Russia - Not a good place to do business

Vladimir Putin's allies prove that successful businesses depend on the rule of law. Businesses should realize this by now yet they tend to ignore it in their desire to expand in countries that just aren't there yet, like Russia and China. India is a red tape nightmare that makes the worst of U.S. bureaucracy seem like a dream of efficiency. Yet the pundits of the business world extoll the virtues of emerging markets like they are all equal in opportunity.

STEM education and STEM jobs aren't a silver bullet for U.S. unemployment

Computerworld writes about some of the facts concerning tech jobs. While software jobs and some other math related professions are doing OK they're not really booming. But engineering jobs in the more technical areas of the profession like electronics engineering are declining. Even the status of jobs in chemistry isn't as rosy as a general push for STEM education would seem to make it. Remember that the government is cutting back on funding for scientific research and most modern corporations are doing the same. Something that has the greatest potential to provide for our future well-being is being slowly strangled in the name of short term gain.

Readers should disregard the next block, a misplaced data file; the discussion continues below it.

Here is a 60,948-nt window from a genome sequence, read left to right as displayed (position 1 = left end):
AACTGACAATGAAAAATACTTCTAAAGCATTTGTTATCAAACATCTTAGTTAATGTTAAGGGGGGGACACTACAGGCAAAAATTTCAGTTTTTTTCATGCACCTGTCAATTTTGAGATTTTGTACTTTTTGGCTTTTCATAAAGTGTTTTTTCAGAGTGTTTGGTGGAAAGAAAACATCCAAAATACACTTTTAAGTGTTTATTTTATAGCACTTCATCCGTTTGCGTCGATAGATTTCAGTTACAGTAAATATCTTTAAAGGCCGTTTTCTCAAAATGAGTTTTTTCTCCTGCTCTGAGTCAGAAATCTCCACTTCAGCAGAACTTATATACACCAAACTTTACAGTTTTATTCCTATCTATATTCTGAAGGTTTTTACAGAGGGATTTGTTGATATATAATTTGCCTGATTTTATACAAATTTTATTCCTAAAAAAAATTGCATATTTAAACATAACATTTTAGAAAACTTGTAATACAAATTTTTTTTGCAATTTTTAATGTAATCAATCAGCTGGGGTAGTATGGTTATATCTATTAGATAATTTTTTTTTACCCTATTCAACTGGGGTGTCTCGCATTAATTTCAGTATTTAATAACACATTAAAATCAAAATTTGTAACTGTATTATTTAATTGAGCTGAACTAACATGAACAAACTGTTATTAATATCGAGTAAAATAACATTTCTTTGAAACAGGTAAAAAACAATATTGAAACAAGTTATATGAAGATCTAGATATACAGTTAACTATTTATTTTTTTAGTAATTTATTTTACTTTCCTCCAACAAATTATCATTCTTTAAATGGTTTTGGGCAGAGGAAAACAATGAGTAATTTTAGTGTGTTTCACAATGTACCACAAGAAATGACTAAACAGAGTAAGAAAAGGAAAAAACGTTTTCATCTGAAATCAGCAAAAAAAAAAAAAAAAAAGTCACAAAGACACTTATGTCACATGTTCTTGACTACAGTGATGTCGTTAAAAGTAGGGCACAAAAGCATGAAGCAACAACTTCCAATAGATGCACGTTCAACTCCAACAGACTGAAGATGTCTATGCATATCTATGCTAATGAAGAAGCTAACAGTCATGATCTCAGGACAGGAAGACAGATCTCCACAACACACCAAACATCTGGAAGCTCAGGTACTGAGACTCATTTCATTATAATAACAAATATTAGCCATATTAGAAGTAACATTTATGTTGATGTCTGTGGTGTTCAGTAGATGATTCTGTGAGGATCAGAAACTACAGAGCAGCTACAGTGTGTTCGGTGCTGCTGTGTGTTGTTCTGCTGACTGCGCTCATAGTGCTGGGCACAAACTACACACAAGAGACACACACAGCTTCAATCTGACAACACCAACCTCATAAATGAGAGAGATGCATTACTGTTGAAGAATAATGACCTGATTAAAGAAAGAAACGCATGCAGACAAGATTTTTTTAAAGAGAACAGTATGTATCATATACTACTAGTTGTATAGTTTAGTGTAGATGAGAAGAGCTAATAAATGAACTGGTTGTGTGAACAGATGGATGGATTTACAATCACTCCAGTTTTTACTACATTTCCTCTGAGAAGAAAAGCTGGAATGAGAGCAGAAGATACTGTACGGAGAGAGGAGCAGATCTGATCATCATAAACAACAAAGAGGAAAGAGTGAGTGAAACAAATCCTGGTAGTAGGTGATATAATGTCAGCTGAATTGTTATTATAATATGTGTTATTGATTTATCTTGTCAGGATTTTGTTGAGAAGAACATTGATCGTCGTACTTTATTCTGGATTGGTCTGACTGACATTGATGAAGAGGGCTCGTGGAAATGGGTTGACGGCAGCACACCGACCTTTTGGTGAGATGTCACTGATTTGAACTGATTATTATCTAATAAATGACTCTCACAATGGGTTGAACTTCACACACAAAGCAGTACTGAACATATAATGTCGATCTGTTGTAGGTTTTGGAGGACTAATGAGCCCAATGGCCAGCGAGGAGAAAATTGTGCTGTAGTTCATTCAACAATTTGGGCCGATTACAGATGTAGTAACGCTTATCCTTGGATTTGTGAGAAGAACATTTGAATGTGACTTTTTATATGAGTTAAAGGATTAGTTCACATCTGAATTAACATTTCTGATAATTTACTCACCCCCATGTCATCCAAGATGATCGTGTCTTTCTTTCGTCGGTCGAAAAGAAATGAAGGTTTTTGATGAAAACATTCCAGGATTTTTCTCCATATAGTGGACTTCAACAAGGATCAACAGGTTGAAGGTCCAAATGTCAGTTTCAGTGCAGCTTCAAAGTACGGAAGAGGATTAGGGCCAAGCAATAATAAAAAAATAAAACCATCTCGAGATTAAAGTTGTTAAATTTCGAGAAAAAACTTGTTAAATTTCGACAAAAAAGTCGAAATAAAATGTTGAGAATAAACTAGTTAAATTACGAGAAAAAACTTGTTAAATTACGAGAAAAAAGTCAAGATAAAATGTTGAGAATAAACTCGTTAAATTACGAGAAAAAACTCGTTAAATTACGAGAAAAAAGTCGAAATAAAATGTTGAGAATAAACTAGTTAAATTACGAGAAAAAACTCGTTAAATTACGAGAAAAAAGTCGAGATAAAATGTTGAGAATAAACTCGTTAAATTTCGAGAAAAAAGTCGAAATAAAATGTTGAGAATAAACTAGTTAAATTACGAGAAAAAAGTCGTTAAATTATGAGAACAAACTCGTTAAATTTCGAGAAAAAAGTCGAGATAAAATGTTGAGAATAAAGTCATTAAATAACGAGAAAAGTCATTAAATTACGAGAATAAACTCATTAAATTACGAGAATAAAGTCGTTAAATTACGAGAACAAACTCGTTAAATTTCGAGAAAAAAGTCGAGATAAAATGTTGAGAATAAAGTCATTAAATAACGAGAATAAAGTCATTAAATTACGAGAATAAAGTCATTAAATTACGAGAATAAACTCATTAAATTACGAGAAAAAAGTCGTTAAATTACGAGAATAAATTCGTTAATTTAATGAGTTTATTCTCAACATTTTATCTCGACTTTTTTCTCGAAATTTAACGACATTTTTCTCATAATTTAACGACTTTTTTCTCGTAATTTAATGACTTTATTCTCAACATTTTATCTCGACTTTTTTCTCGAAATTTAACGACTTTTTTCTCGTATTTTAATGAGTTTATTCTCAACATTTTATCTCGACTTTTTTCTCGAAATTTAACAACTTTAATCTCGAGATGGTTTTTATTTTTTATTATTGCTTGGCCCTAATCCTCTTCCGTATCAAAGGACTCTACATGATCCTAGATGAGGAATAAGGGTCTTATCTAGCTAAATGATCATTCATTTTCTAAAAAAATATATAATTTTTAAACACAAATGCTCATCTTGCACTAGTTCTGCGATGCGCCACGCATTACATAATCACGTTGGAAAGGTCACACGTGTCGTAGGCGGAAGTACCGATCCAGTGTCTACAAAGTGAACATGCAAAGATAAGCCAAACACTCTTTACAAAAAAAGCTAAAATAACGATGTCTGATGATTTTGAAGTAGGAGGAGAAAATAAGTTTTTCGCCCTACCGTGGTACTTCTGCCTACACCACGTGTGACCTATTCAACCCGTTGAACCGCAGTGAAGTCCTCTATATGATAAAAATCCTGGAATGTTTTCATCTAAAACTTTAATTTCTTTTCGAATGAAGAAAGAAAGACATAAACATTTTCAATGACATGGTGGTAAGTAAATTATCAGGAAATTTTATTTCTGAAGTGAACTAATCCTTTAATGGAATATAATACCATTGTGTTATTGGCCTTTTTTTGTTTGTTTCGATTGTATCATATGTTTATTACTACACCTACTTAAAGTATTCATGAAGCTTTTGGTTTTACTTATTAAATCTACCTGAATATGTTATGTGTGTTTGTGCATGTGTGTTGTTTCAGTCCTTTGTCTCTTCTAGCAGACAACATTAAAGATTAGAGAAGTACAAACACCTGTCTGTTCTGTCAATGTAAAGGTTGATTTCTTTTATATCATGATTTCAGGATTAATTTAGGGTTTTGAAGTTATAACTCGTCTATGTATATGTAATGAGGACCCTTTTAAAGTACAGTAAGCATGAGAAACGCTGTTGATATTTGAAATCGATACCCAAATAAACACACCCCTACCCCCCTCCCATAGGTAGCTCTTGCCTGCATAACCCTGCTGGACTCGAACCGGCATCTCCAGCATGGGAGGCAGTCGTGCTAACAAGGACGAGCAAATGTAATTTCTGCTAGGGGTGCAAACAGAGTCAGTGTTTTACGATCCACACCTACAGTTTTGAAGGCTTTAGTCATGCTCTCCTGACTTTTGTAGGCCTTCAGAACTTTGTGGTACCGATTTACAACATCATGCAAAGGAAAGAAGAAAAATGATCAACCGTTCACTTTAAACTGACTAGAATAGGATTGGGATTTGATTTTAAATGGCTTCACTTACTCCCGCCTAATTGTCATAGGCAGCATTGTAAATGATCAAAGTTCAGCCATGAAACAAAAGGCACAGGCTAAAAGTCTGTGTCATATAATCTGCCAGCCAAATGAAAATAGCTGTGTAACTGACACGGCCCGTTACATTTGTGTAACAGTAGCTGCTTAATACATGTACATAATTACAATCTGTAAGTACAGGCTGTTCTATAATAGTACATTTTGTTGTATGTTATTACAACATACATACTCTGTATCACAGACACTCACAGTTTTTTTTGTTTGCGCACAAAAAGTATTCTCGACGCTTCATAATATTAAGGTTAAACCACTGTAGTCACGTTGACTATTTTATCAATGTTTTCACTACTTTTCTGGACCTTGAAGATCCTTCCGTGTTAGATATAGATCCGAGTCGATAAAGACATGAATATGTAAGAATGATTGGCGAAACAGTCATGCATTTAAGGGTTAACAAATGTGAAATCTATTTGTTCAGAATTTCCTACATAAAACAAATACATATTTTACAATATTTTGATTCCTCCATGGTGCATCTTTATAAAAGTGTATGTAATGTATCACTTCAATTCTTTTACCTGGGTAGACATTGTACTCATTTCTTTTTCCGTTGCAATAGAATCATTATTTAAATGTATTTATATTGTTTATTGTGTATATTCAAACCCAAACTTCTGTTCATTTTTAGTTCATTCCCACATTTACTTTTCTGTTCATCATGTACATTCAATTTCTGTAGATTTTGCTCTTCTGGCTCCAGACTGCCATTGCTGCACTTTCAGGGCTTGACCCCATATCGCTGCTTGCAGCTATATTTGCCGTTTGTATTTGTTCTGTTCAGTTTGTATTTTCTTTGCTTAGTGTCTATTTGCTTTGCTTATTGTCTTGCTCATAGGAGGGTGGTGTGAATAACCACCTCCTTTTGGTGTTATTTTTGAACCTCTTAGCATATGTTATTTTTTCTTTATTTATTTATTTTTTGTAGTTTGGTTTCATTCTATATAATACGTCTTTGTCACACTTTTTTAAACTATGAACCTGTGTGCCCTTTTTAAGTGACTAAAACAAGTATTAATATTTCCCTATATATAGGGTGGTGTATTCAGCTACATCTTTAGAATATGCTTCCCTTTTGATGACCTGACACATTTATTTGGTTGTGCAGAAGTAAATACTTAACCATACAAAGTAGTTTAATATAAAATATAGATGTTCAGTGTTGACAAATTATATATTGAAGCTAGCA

Sunday, July 21, 2013

The German Green Lantern

So this morning I thought I'd watch a nice animated full length feature from DC, "Green Lantern: First Flight" on Amazon. The movie starts and something just doesn't sound right. It wasn't in English. After about 30 seconds I recognized the language as German. How they did this one I don't know but it was a first and it still hasn't been fixed.

Self-Regulation as Scam: The Aluminum 'Merry-Go-Round' | The Business Desk with Paul Solman | PBS NewsHour | PBS